Los Angeles Plans to Reboot Its Bus System
And they plan to do it using cell phone data. Never before have so many unknowingly contributed to such a positive and beneficial plan. The problem? Bus ridership has declined harshly, not just in Los Angeles, but nationwide. Specifically, that’s a drop of 36% this decade with most cities experiencing similar declines. So the 2300 buses that run the 73,000,000 miles each year in Los Angeles are struggling to keep up.
There are some shining moments. Like the Orange Line that carries more than 20,000 people every weekday. Orange Line is fast because it is a street protected from traffic. A dedicated road that has its own timed intersection light system that keeps buses running more and waiting less. The gray buses are also different. Sixty feet long, they travel from the northwest corner of the San Fernando Valley to the North Hollywood Metro station, doing the 18 miles (with stops) in about an hour. Touted to be “the country’s best example of bus rapid transit,” it combines “the best features of a trolley line with the relative cheapness of a bus.”
Hoard of Failure
So one success story amidst a hoard of failure. Why? Maybe it is the economy? People have switched to services like Uber because they can. Although those Uber riders may well reflect cars in the garage awaiting the weekend trip. Maybe. Or perhaps because car loans are cheap and easy and Car Max guarantees you won’t get ripped off by the dealer, more people are buying cars and fewer people are riding buses.
You would think, with all the 4 or 5 mile an hour traffic (405), there would be fewer people in their cars and more on the buses. But the bus depends so much on the starting point and the destination. If you have to drive to the bus stop to start, and take a taxi from the bus stop to work, the whole situation is unpleasant. Cato Institute says public transit makes sense only when one central area in a city has most of the jobs, and anywhere else it’s too slow and too expensive.
Start and Stop Traffic
In fact, the start and stop is really where the system hurts the most. And it is also where cell phone data might help to reshape the system. Adam Rogers, in Wired’s Transportation section, says, “LA is talking about scrapping the system and starting over, the first radical revamp since rail came back to town. To figure out how to do it right, all the city’s transit planners need is location data from about 5 million cell phones.”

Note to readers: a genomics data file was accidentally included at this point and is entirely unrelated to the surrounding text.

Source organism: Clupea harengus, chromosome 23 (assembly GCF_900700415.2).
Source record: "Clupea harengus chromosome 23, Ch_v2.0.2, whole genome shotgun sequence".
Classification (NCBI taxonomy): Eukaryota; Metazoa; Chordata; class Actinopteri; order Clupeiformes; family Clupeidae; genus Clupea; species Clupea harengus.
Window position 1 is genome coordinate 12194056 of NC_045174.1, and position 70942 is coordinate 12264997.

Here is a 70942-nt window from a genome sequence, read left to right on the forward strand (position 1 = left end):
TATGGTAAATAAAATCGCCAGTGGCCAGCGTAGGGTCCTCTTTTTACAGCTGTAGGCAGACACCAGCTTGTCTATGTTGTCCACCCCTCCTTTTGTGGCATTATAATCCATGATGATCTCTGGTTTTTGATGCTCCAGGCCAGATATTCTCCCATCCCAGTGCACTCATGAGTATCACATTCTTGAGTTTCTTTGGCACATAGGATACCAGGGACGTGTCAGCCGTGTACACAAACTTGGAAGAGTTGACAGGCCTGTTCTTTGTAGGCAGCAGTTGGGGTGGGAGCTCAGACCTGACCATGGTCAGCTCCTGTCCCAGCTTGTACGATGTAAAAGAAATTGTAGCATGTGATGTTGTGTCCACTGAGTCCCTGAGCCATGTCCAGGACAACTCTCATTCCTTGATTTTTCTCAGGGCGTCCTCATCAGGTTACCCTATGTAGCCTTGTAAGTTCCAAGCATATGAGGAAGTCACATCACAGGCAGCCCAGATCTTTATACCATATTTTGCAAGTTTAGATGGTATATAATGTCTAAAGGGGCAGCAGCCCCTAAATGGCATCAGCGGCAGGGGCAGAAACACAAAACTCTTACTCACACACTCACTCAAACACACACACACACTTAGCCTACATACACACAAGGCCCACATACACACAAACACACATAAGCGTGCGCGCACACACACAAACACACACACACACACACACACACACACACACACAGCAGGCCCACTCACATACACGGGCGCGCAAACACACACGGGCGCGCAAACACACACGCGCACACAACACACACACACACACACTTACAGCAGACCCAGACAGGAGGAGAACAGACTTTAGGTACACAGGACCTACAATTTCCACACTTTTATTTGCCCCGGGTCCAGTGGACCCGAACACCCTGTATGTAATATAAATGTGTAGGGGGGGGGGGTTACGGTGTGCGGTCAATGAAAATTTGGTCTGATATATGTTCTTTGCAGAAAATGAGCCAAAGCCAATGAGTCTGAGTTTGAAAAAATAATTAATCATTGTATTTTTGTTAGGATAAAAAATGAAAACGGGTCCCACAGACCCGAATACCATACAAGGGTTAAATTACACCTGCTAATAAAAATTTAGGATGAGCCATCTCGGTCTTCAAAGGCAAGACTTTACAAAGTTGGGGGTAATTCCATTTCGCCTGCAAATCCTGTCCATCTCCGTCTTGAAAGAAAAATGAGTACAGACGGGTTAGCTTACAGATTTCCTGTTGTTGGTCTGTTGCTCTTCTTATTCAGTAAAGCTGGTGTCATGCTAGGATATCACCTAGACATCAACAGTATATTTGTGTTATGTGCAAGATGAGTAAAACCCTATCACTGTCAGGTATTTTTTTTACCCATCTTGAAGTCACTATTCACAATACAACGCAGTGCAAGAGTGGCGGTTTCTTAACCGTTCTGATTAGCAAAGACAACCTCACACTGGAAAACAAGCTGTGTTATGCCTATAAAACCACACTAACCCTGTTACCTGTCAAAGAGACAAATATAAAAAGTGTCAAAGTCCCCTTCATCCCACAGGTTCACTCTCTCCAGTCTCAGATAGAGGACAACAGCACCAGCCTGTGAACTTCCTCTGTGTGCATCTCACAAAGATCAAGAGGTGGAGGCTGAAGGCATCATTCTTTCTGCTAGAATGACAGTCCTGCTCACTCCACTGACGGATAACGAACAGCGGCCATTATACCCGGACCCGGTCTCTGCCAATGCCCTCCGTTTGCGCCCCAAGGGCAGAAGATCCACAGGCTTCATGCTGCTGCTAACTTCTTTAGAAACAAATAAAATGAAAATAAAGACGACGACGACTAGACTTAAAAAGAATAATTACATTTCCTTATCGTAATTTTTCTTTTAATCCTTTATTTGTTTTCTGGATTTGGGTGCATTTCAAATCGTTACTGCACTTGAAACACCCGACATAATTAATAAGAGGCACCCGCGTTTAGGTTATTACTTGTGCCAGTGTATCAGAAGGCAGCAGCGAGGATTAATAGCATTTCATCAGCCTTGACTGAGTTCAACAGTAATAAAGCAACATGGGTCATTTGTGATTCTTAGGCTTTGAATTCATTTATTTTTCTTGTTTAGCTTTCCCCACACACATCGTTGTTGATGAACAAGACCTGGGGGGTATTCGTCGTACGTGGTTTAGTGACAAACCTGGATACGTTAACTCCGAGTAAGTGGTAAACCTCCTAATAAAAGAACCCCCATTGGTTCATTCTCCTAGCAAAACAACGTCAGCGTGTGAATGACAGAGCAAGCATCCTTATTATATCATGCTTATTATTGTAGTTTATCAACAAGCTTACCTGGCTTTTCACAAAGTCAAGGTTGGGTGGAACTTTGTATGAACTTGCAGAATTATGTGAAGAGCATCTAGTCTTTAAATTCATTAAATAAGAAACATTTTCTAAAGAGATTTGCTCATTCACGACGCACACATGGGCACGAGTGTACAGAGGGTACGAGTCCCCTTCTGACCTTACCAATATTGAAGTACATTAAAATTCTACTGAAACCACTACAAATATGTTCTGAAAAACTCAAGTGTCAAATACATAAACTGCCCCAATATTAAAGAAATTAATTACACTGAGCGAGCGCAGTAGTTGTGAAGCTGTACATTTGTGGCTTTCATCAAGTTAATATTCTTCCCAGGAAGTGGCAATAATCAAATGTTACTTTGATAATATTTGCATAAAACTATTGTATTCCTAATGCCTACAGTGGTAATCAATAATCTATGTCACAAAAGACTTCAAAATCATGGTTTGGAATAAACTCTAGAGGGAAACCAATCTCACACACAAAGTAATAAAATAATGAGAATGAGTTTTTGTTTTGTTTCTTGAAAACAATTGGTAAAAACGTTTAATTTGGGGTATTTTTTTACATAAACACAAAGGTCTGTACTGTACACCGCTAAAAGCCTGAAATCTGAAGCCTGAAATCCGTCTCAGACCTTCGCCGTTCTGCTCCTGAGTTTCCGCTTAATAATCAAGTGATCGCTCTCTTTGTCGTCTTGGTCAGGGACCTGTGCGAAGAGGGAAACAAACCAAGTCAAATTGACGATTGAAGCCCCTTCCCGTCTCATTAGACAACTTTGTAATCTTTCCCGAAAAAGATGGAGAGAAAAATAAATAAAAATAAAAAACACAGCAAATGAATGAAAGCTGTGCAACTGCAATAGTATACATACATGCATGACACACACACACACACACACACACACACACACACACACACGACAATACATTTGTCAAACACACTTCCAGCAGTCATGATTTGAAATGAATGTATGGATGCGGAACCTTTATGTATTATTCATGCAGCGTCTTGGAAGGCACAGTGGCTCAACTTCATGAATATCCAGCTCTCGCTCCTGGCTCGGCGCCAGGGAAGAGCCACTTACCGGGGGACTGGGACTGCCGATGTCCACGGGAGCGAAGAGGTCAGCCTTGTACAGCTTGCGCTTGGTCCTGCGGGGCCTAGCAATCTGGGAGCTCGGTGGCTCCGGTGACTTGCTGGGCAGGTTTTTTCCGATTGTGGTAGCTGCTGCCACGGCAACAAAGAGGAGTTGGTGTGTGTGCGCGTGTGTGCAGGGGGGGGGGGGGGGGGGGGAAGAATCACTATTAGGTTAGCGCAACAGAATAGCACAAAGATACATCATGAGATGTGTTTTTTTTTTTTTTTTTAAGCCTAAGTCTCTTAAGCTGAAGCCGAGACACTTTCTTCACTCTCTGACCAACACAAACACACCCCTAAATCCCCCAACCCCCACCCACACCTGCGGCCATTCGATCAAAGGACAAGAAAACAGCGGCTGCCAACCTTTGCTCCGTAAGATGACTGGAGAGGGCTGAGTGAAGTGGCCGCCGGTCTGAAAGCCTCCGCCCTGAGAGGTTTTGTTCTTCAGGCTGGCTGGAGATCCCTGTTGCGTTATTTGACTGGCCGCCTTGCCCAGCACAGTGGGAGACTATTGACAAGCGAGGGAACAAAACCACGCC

Gathering the data, they discovered that besides the typical peak from 7-9 am and from 3-6 pm, there was a midday peak of people avoiding the rush to run errands. Conan Cheung, in charge of the Metro’s NextGen study says, “…Metro’s whole approach turned out to be skewed to the wrong kinds of trips. Traditionally we’re trying to provide fast service for long-distance trips. That’s something the Orange Line and trains are good at. But the cell phone data showed that only 16 percent of trips in LA County were longer than 10 miles. Two-thirds of all travel was less than five miles. Short hops, not long hauls, rule the roads.”
Speed and Size
So the best way to encourage people to use the bus for those short run errand trips is through speed. The NextGen study compared the time for the transit system against the same trip through Google Maps. 85% of the trips could go Metro. But less than half were as fast as driving. Trips that took 2.5 times longer on a bus were the killer. “At that point, all we’re carrying are people who have no choice but to ride transit,” he explains. “If we want to attract people who have a choice, we cannot be that slow.”
The story is not complete. Add to the general mix of buses and cars, the push for autonomous driver vehicles. Instead of a 60 passenger bus, we have 2-4 passenger vehicles that can economically make the short-hop trips that are so lucrative. There is much the data can tell us. But who’s listening?